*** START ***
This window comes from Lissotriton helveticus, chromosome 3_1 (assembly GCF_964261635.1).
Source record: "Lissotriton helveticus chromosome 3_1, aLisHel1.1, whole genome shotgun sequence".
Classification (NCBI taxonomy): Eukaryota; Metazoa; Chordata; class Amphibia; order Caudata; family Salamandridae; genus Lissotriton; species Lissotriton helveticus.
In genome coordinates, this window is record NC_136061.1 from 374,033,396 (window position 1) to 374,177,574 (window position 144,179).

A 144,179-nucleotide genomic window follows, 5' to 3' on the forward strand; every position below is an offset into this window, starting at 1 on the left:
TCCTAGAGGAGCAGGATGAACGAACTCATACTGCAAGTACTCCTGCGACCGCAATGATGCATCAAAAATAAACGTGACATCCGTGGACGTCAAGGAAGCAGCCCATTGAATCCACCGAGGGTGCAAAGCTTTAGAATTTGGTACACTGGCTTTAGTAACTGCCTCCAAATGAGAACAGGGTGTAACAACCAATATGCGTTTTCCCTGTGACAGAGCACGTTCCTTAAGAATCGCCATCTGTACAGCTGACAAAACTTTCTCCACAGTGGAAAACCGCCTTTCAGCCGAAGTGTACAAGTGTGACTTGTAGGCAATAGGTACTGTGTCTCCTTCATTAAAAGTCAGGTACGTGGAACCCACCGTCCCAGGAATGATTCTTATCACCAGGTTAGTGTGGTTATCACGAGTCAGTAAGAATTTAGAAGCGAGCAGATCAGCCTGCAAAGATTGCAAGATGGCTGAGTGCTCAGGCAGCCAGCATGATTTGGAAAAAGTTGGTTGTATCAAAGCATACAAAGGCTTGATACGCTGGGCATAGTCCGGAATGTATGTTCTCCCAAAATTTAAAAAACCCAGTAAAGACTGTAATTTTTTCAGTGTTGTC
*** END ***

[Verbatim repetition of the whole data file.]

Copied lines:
This window comes from Lissotriton helveticus, chromosome 3_1 (assembly GCF_964261635.1).
Source record: "Lissotriton helveticus chromosome 3_1, aLisHel1.1, whole genome shotgun sequence".
Classification (NCBI taxonomy): Eukaryota; Metazoa; Chordata; class Amphibia; order Caudata; family Salamandridae; genus Lissotriton; species Lissotriton helveticus.
In genome coordinates, this window is record NC_136061.1 from 374,033,396 (window position 1) to 374,177,574 (window position 144,179).

A 144,179-nucleotide genomic window follows, 5' to 3' on the forward strand; every position below is an offset into this window, starting at 1 on the left:
TCCTAGAGGAGCAGGATGAACGAACTCATACTGCAAGTACTCCTGCGACCGCAATGATGCATCAAAAATAAACGTGACATCCGTGGACGTCAAGGAAGCAGCCCATTGAATCCACCGAGGGTGCAAAGCTTTAGAATTTGGTACACTGGCTTTAGTAACTGCCTCCAAATGAGAACAGGGTGTAACAACCAATATGCGTTTTCCCTGTGACAGAGCACGTTCCTTAAGAATCGCCATCTGTACAGCTGACAAAACTTTCTCCACAGTGGAAAACCGCCTTTCAGCCGAAGTGTACAAGTGTGACTTGTAGGCAATAGGTACTGTGTCTCCTTCATTAAAAGTCAGGTACGTGGAACCCACCGTCCCAGGAATGATTCTTATCACCAGGTTAGTGTGGTTATCACGAGTCAGTAAGAATTTAGAAGCGAGCAGATCAGCCTGCAAAGATTGCAAGATGGCTGAGTGCTCAGGCAGCCAGCATGATTTGGAAAAAGTTGGTTGTATCAAAGCATACAAAGGCTTGATACGCTGGGCATAGTCCGGAATGTATGTTCTCCCAAAATTTAAAAAACCCAGTAAAGACTGTAATTTTTTCAGTGTTGTC